Tesla shares surge as car maker gains entry to S&P 500

NEW YORK: Electric car manufacturer Tesla (TLSA.O) is to be added to the S&P 500 on December 21, when the index next rebalances. 

Shares in the Palo Alto, California-based firm jumped 13.4% to $462.69 in after hours trading following the announcement from S&P Dow Jones Indices.

With a market capitalization of $389bn, Tesla will be the largest ever new entrant to the index. Due to its size, S&P has launched a consultation on whether the automaker should be added all at once when the index rebalances for the fourth quarter of 2020, or in two separate tranches.

Either way, Tesla will be part of the index by December 21, where it will have a weighting of 1.01%, not far off those of Nvidia (NVDA.O), JPMorgan Chase (JPM.N), and Visa (V.N), and well ahead of household names like Walt Disney (DIS.N), Pfizer (PFE.N), and Netflix (NFLX.O).

To be included in the index, companies must have a market capitalization of at least $8.2bn and have posted a cumulative profit over four consecutive quarters, with the most recent quarter in the black, among other criteria. Tesla is on a run of five profitable quarters but missed out on being included in the index in September, the last time the S&P rebalanced. Inclusion in the S&P is at the discretion of the index’s committee.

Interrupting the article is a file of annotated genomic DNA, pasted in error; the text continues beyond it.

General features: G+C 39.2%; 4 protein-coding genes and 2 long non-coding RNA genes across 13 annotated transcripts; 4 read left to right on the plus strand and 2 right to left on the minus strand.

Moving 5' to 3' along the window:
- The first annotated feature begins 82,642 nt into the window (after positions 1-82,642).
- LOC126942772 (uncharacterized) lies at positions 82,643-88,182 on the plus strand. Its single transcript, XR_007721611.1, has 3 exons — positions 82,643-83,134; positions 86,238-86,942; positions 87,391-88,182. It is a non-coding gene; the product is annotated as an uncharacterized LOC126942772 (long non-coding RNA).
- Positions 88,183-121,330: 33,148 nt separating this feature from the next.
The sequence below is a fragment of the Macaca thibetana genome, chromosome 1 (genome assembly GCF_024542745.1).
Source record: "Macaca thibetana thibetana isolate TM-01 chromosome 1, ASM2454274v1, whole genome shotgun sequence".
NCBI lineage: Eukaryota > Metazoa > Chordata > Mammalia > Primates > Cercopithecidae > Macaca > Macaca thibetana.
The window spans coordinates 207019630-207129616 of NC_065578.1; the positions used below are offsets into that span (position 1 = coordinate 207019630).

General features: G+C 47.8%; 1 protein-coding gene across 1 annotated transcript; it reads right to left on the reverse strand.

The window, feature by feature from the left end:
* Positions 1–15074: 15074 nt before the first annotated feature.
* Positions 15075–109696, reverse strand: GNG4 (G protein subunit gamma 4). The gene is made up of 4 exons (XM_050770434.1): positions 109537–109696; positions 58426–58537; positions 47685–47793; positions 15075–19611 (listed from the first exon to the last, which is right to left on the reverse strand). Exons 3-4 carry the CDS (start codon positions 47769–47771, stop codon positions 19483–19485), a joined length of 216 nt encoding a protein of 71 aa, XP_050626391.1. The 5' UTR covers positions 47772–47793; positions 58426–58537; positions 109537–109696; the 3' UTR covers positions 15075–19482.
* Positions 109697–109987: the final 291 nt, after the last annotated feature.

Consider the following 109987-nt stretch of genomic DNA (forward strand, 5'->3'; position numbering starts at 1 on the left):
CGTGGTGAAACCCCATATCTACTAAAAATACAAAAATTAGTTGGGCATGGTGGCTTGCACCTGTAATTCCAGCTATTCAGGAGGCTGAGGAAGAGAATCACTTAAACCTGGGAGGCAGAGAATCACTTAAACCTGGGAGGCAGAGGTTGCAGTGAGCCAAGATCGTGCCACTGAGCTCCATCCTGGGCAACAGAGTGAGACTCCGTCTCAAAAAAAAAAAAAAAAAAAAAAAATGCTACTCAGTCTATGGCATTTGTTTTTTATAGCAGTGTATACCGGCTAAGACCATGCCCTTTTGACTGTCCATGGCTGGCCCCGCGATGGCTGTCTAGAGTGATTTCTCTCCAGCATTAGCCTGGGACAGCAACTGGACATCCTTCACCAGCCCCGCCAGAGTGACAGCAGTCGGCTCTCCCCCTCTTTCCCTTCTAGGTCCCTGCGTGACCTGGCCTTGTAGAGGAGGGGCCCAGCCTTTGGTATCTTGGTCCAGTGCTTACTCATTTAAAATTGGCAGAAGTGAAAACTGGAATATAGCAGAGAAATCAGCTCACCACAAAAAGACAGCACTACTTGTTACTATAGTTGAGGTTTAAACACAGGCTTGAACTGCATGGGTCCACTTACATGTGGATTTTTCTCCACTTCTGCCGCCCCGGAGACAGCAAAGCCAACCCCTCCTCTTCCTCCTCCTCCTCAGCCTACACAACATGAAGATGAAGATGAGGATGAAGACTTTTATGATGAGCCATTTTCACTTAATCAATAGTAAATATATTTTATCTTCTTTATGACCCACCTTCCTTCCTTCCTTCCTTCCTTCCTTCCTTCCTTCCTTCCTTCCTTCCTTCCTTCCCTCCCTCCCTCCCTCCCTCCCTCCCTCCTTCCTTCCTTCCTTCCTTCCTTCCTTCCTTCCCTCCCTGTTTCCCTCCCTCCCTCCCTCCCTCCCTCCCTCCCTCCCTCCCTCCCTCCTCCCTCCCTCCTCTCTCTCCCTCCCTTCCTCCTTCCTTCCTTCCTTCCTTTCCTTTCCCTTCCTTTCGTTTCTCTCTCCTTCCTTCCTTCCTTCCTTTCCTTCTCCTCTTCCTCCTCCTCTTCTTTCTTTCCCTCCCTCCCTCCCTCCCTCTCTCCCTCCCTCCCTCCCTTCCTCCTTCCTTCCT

Shares in Tesla are up a staggering 374% this year, making it the world’s largest automaker by market cap.

In joining the S&P 500, Tesla will replace another company, which will be named by S&P nearer to the date of the rebalance, the index provider said.

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Tesla, and its chief executive Elon Musk, divide investor opinion, with the company’s stock the most shorted in the US market.

However, a number of high-profile fund managers have been long-term backers of the automaker, including Baillie Gifford in the UK, which ranks as the company’s fourth largest shareholder.

Baillie Gifford holds 3.7% of Tesla’s shares worth $15.9bn (£11.9bn), having cut its stake in recent months as the shares’ rally has pushed its holding past fund concentration thresholds.

The Edinburgh-based fund firm’s £15bn Scottish Mortgage (SMT) investment trust accounts for a large proportion of that holding, with a stake accounting for 12% of its portfolio at the end of September, according to the latest factsheet.

The open-ended £5.3bn Baillie Gifford American fund is also a major investor, with a stake accounting for 8.6% of the portfolio at the end of September, while the £4.3bn Baillie Gifford Long Term Global Growth fund has an 8.4% portfolio stake.



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